In regard to (2), the Consul-General of the Netherlands in Australia  has also raised this question informally with my Department, and has enquired as to the possibility of the Netherlands obtaining the rights of an air service to Dilli in case the Commonwealth Government, owing to the war, is restricting its civil aviation activities.
The proposed air service has been reviewed by the Department of Civil Aviation, which is desirous of proceeding with the service.
A telegram was sent on 7th Mardi to the British Ambassador, Lisbon, who replied that he is still unable to obtain a decision from the Portuguese Government.  The Commonwealth Government is at the moment in a reasonably safe position in having obtained agreement in principle for this service and in having actually lodged a draft agreement.
There would seem to be no advantage from the point of view of the Commonwealth in enlisting the co-operation of the Netherlands Government for an air service to Dilli, as the Dutch service is desired in conjunction with an extension of their own K.N.I.L.M.
services in the East Indies. Moreover, it is doubtful whether the Portuguese Government would entertain a Dutch service, as they have openly expressed a preference for an Imperial or Qantas link and have rejected Netherlands representations on behalf of K.N.I.L.M. since 1937.
9. A further complication arises out of the contents of a telegram, No. 172 of 9th March, received from the External Affairs Officer, London , and cablegram No. 74 of 11th March from the Secretary of State for the Dominions.  Dodson is now in London and suggests that the United Kingdom and Commonwealth Governments give financial support in buying the concession covering the western portion of Portuguese Timor, in order to forestall the Japanese, and prevent the possibility of Wittouck (see paragraph 2 of this memorandum) from selling out to the Japanese.
I am of the opinion that the Commonwealth Government should not entertain any such proposal. Wittouck, in fact, has not obtained any concession and the Portuguese Government regard him as having a moral claim only. Wittouck is regarded as an adventurer open to the highest bidder and it is not seen why he should be paid to relinquish something over which he has no legal right. In any case, Australian interests, with concessions covering almost three-fourths of the territory and with an agreement in principle for an air service, are already in a strong position to counteract undue Japanese penetration.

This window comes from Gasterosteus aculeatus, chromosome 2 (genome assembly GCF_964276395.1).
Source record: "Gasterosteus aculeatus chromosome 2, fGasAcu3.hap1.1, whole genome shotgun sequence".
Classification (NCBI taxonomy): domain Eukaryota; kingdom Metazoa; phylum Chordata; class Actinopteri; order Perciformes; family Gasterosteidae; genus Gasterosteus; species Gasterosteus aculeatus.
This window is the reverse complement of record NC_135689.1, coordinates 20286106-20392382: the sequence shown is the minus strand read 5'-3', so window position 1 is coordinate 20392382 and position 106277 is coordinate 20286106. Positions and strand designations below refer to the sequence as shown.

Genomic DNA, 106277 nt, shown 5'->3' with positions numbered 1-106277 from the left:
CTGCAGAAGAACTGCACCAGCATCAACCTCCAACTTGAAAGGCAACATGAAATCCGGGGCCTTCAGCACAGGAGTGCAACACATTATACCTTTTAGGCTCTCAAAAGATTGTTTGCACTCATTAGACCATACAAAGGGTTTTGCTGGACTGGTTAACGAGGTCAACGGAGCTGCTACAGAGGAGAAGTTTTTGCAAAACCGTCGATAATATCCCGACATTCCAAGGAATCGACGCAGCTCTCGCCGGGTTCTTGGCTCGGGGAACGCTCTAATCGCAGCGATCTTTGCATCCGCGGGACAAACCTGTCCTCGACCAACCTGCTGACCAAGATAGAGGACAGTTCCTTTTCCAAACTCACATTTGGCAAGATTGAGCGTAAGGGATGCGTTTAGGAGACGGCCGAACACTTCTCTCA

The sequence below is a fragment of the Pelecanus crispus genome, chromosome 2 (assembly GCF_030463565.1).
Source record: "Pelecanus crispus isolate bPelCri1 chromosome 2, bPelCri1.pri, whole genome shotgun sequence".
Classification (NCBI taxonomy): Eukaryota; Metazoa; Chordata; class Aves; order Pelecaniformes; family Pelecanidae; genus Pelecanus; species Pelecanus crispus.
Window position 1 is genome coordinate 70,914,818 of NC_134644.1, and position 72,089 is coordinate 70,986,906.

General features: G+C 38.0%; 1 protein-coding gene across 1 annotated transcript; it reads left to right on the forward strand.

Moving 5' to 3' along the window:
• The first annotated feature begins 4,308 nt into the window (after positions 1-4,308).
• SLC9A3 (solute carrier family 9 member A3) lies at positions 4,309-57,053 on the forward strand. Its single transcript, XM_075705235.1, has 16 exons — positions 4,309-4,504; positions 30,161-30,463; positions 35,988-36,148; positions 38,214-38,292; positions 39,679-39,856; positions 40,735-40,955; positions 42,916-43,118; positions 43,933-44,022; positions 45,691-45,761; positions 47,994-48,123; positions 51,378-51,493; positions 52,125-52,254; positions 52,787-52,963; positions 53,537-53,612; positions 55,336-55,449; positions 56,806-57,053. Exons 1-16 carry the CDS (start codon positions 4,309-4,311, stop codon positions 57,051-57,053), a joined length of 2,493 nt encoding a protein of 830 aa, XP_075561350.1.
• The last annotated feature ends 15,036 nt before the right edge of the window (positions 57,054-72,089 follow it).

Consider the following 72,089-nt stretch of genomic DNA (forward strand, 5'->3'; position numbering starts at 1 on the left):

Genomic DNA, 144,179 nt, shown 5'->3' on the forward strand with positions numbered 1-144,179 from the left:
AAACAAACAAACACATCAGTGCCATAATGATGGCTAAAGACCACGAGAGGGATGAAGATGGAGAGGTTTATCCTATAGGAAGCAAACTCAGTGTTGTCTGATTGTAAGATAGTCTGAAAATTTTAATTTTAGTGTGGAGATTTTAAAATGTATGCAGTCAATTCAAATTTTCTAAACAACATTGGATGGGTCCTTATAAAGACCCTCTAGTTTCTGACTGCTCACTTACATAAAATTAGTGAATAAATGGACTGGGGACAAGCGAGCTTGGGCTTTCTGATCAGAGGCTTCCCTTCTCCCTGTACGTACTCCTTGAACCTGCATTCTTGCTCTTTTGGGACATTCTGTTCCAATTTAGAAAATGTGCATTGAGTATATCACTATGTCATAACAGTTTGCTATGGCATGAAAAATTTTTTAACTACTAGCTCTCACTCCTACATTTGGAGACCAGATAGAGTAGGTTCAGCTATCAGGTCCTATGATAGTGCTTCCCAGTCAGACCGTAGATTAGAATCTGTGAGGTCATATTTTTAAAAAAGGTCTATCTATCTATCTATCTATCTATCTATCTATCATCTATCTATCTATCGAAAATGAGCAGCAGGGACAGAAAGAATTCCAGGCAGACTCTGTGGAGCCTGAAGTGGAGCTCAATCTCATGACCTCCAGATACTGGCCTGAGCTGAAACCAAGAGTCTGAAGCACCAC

10. Based on the above considerations, the following draft telegram to the Dominions Office is submitted:-
'Your despatch 22 of 9th February, 1940, and cablegram 74 of 11th March.
As Netherlands Minister apparently did not submit any concrete proposals it is somewhat difficult to visualise the extent and method of suggested co-operation.
As to concessions recently granted to Oil Concessions Ltd., representative Dodson is, as you are aware, returning to Australia via London this week. His Company anticipates little difficulty in raising necessary English and Australian capital especially as area covers about three parts of colony, though we have doubts on this. Company has not approached Commonwealth Government for any financial assistance, and we are naturally anxious not to be involved in any way as a Government unless it becomes imperative to take steps to preserve concession, in which case we would naturally consult you and not Netherlands Government. At same time, we are appreciative of value of technical and financial co- operation of Netherlands interests, such as Royal Dutch Company, and eventual assistance from this group should be borne in mind.
As you are aware, Portuguese Government has agreed in principle to establishment of a Darwin-Dilli air service, and we have had draft agreement lodged at Lisbon since August last. The Commonwealth Government is prepared to go on with this service immediately final approval has been obtained and we have asked Ambassador, Lisbon, to press for decision.
In circumstances we see no reason to enlist Netherlands cooperation in this service. Moreover, from various reports to Foreign Office from Consul-General, Batavia, it appears Portuguese have refused to entertain a K.N.I.L.M. extension to Portuguese Timor since 1937.
We feel that wisest course to pursue with Netherlands Minister is not to take the initiative but to maintain sympathetic attitude without any direct encouragement on the two subjects raised. A request could be made for any concrete proposals which the Netherlands Government has in mind. Further, a suggestion could be made that the Netherlands Government approach immediately the Portuguese Government for an oil concession over the remaining and western portion of the territory, and that the Royal Dutch Company be invited by the Netherlands Government to become interested.
Competition at Lisbon between Japanese, Belgian and Netherlands interests will complicate matters in our favour. In this respect, it seems definite that Wittouck has not obtained any concession yet, and the Commonwealth Government is not prepared at this stage to entertain any proposals submitted by Dodson for the purchase of Wittouck's interests.
In the meantime we suggest the United Kingdom Government request the British Ambassador to continue to press for an early decision on the air service, to report developments in regard to western oil concession, and to make representations on behalf of United Kingdom and Commonwealth Governments in support of Netherlands interests if Netherlands Government or Royal Dutch agree to make application for concession.' 
H. S. GULLETT